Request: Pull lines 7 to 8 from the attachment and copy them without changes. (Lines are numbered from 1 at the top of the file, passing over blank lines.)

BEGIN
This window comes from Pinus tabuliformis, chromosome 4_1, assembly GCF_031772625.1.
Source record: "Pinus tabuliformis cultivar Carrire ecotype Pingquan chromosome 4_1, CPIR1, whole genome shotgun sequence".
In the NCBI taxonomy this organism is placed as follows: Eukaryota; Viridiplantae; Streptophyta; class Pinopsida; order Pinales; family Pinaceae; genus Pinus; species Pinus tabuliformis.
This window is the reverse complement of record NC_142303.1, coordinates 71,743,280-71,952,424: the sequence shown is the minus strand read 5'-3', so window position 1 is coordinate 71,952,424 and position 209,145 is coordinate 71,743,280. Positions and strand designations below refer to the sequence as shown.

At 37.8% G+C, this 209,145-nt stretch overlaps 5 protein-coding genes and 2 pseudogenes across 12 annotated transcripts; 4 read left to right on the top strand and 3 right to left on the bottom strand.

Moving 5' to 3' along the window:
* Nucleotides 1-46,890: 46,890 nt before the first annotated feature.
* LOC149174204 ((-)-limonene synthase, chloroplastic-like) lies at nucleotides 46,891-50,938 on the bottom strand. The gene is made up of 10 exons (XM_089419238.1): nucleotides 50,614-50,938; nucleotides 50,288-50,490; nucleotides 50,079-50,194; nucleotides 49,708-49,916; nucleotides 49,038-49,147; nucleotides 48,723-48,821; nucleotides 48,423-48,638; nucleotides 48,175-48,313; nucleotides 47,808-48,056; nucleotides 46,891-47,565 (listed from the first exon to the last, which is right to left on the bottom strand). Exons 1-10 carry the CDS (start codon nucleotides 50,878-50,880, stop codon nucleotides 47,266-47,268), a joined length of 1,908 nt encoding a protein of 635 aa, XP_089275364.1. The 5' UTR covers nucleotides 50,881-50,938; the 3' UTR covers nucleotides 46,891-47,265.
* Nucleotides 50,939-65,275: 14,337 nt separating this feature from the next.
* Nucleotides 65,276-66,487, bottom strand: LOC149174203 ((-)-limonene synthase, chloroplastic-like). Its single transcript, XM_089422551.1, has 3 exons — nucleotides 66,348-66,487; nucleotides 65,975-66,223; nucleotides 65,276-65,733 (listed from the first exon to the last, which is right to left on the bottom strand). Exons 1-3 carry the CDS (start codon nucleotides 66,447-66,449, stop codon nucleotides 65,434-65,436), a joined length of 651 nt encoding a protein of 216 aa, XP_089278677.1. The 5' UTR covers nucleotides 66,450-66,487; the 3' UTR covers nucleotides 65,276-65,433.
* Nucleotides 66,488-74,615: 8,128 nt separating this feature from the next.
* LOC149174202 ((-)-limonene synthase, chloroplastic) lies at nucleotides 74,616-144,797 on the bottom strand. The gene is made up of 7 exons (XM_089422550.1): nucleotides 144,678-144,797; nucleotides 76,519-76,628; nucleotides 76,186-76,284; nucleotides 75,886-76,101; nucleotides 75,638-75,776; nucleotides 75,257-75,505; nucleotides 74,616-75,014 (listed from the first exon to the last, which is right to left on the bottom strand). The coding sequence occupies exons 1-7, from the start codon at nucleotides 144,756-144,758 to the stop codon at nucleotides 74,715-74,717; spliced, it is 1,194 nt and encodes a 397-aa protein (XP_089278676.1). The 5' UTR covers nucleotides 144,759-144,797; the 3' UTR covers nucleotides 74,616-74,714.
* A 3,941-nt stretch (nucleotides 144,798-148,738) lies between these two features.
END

* Nucleotides 1-46,890: 46,890 nt before the first annotated feature.
* LOC149174204 ((-)-limonene synthase, chloroplastic-like) lies at nucleotides 46,891-50,938 on the bottom strand. The gene is made up of 10 exons (XM_089419238.1): nucleotides 50,614-50,938; nucleotides 50,288-50,490; nucleotides 50,079-50,194; nucleotides 49,708-49,916; nucleotides 49,038-49,147; nucleotides 48,723-48,821; nucleotides 48,423-48,638; nucleotides 48,175-48,313; nucleotides 47,808-48,056; nucleotides 46,891-47,565 (listed from the first exon to the last, which is right to left on the bottom strand). Exons 1-10 carry the CDS (start codon nucleotides 50,878-50,880, stop codon nucleotides 47,266-47,268), a joined length of 1,908 nt encoding a protein of 635 aa, XP_089275364.1. The 5' UTR covers nucleotides 50,881-50,938; the 3' UTR covers nucleotides 46,891-47,265.